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Old 26th March 2012, 04:51 AM   #1
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Default 475k capacitor?

I must identify a capacitor value on the crossover of my loudspeakers. What is likely the value of a "475K/250V" metalyzed polyester capacitor?

Some information:

  • A 1,5K/100V capacitor (I guess it's a 1,5uF one) is paralleled to the above mentioned capacitor.
  • There's also a 3,3K /100V capacitor (I guess it's a 3,3uF one).
  • The crossover type is first order
Is a 475K actually a 0,47uF or 47uF capacitor?

I sent an email to the Manufacturer (Expotus) some time ago but their customer support service couldn't clarify my doubt. I was only told that it was possibly a 0,47uF capacitor and the third number is referred to its tolerance (5%). If it's true, the correlate capacitance to the paralleled capacitors is around 2uF. Do 3,3uF and 2uF values make any sense for a first order crossover?

If someone can help me with this identification I'd appreciate. I'd like to avoid to take the capacitor off as all parts are fixed with hot glue. I have experience with solder but I'm thinking of having the crossover modification done by a more skillful technician. Otherwise, I'll have to purchase a hot glue pistol and other appropriate tools. I'm afraid of making a mess on the crossovers when melting the silicon glue.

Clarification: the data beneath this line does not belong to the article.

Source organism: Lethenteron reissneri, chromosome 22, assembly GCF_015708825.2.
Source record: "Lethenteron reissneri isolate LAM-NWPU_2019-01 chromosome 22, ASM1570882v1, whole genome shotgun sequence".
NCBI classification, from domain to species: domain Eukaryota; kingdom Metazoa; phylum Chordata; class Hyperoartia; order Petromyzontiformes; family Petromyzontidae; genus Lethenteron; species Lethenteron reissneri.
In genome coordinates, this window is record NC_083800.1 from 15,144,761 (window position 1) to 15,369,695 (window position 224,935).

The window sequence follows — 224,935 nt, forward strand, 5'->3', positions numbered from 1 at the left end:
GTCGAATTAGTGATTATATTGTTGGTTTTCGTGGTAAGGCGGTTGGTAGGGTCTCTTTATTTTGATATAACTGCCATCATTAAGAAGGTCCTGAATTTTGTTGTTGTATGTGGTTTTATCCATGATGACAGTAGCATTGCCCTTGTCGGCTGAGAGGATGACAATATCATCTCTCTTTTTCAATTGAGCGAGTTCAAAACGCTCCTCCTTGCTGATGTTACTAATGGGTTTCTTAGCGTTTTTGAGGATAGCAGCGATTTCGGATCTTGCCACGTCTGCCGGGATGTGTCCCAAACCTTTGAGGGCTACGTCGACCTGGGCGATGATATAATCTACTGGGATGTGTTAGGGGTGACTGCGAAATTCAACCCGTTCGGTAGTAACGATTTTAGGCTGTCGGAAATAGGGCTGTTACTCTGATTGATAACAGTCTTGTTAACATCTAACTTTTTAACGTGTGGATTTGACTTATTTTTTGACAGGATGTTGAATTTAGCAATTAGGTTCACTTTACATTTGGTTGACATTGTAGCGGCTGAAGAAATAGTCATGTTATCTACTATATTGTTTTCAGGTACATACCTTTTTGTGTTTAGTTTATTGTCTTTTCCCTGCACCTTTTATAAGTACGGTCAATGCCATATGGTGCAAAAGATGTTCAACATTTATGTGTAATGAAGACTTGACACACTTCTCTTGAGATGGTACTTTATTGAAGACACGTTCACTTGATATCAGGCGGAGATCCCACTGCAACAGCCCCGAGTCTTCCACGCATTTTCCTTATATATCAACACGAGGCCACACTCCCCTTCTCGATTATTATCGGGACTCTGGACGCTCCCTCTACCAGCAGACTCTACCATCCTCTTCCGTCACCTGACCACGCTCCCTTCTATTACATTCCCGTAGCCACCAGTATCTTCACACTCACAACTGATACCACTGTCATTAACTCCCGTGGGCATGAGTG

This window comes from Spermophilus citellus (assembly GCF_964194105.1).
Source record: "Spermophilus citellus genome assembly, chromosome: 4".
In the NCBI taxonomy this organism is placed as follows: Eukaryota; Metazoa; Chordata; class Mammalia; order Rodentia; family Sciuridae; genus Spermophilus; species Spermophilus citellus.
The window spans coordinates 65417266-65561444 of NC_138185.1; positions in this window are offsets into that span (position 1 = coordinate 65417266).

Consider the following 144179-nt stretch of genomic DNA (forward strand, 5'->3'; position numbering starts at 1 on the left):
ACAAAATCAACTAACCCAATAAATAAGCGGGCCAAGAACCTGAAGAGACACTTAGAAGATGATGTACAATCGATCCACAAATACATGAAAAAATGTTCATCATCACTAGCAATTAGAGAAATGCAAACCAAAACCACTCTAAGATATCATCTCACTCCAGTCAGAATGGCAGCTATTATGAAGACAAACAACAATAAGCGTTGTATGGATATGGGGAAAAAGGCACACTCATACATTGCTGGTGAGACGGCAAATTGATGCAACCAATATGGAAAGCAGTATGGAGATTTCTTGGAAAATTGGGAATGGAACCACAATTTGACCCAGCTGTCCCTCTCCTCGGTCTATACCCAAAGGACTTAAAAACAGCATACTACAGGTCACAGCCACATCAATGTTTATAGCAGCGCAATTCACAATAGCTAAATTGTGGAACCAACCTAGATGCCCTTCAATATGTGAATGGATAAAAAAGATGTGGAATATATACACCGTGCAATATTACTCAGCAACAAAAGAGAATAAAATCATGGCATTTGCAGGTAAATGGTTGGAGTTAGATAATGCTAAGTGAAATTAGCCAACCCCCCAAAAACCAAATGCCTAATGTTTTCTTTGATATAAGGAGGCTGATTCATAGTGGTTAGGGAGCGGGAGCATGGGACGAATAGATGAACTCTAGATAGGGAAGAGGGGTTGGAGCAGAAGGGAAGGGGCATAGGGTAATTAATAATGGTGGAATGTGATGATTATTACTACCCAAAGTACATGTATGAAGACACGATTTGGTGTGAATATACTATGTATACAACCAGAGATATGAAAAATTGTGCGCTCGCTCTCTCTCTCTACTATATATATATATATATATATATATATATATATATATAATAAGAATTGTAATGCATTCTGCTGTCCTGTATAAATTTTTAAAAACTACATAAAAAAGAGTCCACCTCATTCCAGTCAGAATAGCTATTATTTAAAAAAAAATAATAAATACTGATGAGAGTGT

Last edited by Audio Maniac; 26th March 2012 at 05:03 AM.
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Old 26th March 2012, 05:10 AM   #2
CBS240 is offline CBS240  United States
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Usually it is like this:



If still in absolute doubt, and you have a function generator and a meter or scope, you can place a resistor in series and determine the value by the voltage drop. Figure the Z of the capacitor in the voltage divider, Z=1/(2pi*F*C). Solve for C.
All the trouble I've ever been in started out as fun......

Last edited by CBS240; 26th March 2012 at 05:20 AM.
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Old 26th March 2012, 05:19 AM   #3
benb is offline benb  United States
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A three-digit number on a capacitor is usually two significant digits followed by the number of zeroes in picofarads. That's 4700000 or 4,700,000pF or 4.7uF. I vaguely recall that the letter k indicates tolerance, but I don't recall exactly what tolerance corresponds to k.

4.7uF in parallel with 1.5uF would be 6.2uF. This is a "reasonable" value for a crossover, but it's hard to tell how this would relate to the 3.3uF value without seeing the complete crossover schematic.
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Old 26th March 2012, 06:06 AM   #4
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4700000pF it is. 4.7uF.
k = +/-10% tolerance.
It is error only, and not truth, that shrinks from enquiry. - Thomas Paine
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Old 26th March 2012, 07:25 AM   #5
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Oh God!
I must change my placed order. I've just placed the order to Madisound.
Thanks a lot for your help!


Last edited by Audio Maniac; 26th March 2012 at 07:46 AM.
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Old 27th March 2012, 05:20 AM   #6
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I managed to change the order eventually. Thanks a lot for the support.
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